White Angel Ackermann MAMM

The other child-pleasing photographs were the ones where the artist had embellished some real shots of kids playing to make them more like comic book pictures. We were particularly pleased that the thought bubbles were in English (GASP!) because we could make Mama read them all out. That said, Mama was a bit disturbed at how many of them involved the heroes shooting at each other (PEW PEW), which just goes to show you can overcome your seventies upbringing. I would have liked to see more Catwoman (MEOW) too.

Women, however, were very much in evidence in the photographs of the Pirelli calendar through the ages. It probably shouldn’t have come as a surprise that some of them were NAKED MAMA, Pirelli being a company better known to Mama for making tyres for Formula One races, an organisation not known for its inclusion of females as much more than glamorous props. But it was a disappointment that there wasn’t more fast car porn. And it would also be improved in Mama’s opinion, if there were a lot more racing drivers with their kit off.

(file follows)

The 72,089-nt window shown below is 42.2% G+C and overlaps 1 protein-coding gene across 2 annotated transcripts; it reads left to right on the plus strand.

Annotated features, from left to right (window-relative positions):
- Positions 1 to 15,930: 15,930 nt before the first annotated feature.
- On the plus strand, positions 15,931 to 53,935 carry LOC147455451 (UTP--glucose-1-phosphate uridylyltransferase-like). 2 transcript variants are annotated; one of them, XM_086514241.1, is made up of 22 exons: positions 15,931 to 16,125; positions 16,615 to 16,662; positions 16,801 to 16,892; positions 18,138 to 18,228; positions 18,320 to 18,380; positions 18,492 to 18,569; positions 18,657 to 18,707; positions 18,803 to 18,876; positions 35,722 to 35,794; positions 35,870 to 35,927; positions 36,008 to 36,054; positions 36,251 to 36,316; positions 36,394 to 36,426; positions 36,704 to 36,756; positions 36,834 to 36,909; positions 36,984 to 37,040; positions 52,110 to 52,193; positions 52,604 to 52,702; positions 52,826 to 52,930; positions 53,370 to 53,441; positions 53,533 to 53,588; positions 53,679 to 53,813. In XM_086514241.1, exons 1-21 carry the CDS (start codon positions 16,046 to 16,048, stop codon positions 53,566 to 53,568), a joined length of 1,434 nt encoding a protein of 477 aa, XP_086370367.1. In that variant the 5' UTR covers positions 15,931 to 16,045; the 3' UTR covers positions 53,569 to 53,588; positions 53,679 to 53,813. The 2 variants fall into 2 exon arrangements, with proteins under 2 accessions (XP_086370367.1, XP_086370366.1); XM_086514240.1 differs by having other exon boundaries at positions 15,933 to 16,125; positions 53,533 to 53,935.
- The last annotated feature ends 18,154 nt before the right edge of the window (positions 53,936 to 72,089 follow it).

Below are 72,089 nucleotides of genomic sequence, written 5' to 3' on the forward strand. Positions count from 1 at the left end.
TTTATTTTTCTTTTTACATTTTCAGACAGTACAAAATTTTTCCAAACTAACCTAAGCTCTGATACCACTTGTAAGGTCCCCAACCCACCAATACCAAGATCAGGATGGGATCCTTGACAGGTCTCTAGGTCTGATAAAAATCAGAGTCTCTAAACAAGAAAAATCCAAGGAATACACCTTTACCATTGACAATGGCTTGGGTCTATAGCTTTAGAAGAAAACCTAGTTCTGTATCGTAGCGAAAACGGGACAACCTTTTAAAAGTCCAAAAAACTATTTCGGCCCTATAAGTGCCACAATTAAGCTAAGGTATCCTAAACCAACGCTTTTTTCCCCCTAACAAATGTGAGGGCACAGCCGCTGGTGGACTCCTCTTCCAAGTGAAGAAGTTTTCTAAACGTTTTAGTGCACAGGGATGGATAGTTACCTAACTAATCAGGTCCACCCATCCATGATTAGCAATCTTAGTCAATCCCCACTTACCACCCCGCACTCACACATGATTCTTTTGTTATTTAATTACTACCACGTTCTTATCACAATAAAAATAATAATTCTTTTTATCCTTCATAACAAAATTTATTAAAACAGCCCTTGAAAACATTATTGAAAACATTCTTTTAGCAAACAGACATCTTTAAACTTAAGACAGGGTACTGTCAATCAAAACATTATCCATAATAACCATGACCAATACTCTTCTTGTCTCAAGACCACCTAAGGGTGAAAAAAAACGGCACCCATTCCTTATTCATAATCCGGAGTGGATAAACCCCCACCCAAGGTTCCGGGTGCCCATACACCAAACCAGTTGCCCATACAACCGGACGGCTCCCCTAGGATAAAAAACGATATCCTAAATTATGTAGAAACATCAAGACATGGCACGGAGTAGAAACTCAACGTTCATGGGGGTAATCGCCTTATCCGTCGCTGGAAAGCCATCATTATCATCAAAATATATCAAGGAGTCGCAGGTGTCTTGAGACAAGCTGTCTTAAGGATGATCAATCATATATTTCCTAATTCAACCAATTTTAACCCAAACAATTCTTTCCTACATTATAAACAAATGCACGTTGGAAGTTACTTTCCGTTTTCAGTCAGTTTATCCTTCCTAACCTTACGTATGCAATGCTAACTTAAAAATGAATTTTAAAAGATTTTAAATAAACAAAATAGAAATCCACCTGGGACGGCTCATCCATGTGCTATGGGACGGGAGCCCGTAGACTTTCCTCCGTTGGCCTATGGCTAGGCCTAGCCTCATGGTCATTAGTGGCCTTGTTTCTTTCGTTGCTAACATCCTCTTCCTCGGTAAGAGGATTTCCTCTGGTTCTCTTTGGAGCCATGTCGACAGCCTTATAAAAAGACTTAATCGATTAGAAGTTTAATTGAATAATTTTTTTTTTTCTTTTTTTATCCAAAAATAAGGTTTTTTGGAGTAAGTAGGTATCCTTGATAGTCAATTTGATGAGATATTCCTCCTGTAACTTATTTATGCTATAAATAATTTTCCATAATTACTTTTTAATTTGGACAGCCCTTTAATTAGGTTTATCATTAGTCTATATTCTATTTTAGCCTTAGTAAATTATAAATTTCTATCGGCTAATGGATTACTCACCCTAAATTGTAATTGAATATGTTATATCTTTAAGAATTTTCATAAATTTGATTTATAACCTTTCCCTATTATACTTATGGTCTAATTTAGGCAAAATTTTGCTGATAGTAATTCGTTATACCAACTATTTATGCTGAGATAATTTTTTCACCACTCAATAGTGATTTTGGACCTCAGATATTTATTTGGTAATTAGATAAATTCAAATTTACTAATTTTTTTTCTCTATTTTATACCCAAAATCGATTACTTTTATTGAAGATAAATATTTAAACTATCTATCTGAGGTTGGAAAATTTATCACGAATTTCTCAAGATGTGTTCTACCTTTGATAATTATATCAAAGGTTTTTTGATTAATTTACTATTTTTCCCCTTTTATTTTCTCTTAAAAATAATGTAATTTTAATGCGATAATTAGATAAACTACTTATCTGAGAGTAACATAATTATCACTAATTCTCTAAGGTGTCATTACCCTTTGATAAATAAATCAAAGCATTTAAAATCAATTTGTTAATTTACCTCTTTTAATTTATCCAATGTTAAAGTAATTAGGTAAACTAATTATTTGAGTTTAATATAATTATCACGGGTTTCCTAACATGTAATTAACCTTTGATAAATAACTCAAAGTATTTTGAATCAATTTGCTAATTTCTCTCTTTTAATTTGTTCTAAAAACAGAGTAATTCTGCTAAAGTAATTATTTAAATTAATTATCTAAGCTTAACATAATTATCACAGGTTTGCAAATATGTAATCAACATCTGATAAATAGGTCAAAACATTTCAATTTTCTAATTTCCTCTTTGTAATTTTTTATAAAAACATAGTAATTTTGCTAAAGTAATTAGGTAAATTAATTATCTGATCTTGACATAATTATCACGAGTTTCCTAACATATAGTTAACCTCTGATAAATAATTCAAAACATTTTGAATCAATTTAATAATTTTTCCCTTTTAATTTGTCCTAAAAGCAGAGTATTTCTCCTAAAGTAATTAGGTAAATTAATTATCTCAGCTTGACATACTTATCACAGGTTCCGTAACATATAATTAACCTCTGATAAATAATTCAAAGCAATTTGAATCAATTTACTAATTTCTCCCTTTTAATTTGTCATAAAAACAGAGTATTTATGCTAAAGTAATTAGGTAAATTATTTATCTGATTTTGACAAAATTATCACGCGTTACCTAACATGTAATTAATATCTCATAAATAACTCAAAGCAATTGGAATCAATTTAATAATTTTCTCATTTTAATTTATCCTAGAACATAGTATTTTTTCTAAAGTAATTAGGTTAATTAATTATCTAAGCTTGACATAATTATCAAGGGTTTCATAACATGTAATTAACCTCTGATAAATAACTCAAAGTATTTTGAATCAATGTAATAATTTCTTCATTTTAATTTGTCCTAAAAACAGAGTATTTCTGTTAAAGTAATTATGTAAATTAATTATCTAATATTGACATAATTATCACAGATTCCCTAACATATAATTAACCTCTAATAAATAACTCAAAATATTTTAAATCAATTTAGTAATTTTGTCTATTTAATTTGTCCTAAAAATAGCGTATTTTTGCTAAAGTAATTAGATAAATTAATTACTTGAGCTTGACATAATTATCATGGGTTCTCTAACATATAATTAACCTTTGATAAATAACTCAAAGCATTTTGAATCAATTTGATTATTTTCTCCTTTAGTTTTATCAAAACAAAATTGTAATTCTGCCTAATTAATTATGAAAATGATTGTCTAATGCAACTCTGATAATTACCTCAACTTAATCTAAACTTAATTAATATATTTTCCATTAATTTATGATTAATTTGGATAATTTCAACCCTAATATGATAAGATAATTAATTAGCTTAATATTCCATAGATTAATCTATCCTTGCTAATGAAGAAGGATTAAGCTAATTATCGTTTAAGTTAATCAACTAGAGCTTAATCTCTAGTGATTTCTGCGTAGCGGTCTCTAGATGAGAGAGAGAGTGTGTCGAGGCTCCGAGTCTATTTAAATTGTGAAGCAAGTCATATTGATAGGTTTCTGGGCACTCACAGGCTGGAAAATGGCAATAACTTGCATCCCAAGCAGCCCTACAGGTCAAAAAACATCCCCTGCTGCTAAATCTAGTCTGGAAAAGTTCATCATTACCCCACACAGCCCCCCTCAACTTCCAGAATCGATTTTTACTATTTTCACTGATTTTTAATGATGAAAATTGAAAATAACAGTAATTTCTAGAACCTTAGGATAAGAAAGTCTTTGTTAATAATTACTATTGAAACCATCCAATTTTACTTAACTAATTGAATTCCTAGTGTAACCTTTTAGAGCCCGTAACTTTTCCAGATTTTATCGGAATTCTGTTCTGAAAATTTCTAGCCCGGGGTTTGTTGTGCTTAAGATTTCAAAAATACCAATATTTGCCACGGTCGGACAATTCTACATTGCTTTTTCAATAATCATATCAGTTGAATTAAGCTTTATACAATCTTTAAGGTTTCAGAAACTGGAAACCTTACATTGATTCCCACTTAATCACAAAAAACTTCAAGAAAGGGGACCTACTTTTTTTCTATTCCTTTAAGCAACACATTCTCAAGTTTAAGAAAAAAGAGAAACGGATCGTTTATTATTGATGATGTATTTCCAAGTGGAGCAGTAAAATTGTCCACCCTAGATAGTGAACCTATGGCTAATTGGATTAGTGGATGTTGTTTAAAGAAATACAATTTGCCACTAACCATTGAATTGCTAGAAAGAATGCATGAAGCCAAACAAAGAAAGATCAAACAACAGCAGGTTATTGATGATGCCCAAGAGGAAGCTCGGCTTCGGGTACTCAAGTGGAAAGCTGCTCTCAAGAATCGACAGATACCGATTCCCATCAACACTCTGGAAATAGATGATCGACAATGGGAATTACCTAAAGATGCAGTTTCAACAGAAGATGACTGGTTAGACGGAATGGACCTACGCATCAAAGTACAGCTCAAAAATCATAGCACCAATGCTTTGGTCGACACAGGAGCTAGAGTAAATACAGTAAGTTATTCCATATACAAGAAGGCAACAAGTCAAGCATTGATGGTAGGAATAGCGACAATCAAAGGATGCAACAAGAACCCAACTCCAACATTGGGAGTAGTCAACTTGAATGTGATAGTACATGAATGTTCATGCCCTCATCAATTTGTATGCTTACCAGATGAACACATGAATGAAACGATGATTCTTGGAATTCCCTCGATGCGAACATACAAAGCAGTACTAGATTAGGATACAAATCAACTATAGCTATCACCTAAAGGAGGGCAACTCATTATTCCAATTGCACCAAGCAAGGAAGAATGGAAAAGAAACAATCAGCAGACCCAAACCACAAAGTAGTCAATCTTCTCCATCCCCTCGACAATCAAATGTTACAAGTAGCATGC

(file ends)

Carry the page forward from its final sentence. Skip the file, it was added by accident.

Pirelli Calendar MAMM

There were more men in the rooms of photographs of artists in their studios, an exhibition that will probably appeal to those who have a better grasp of art than Mama, who really only recognised Picasso and Matisse. Given that most of the painters featured were on the less figurative end of art it was interesting to see how the end result compared to the actual objects they were depicting, and Picasso instantly became our favourite artist as he had a pet owl, apparently.

Genius in the Studio Picasso Sima

Mama’s favourite room at the Multimedia Art Museum Moscow was the one with the large rectangles of patterned fabric with the carefully placed hole in the middle which made them look a lot like the duvet covers that are popular here in Russia.

Empire of Dreams Bratkov MAMM

Mama hardly ever gets to read the explanatory placards when we are with her, but she was significantly intrigued by this to seek one out. Thus she discovered that these objects d’art are, in fact, quilts.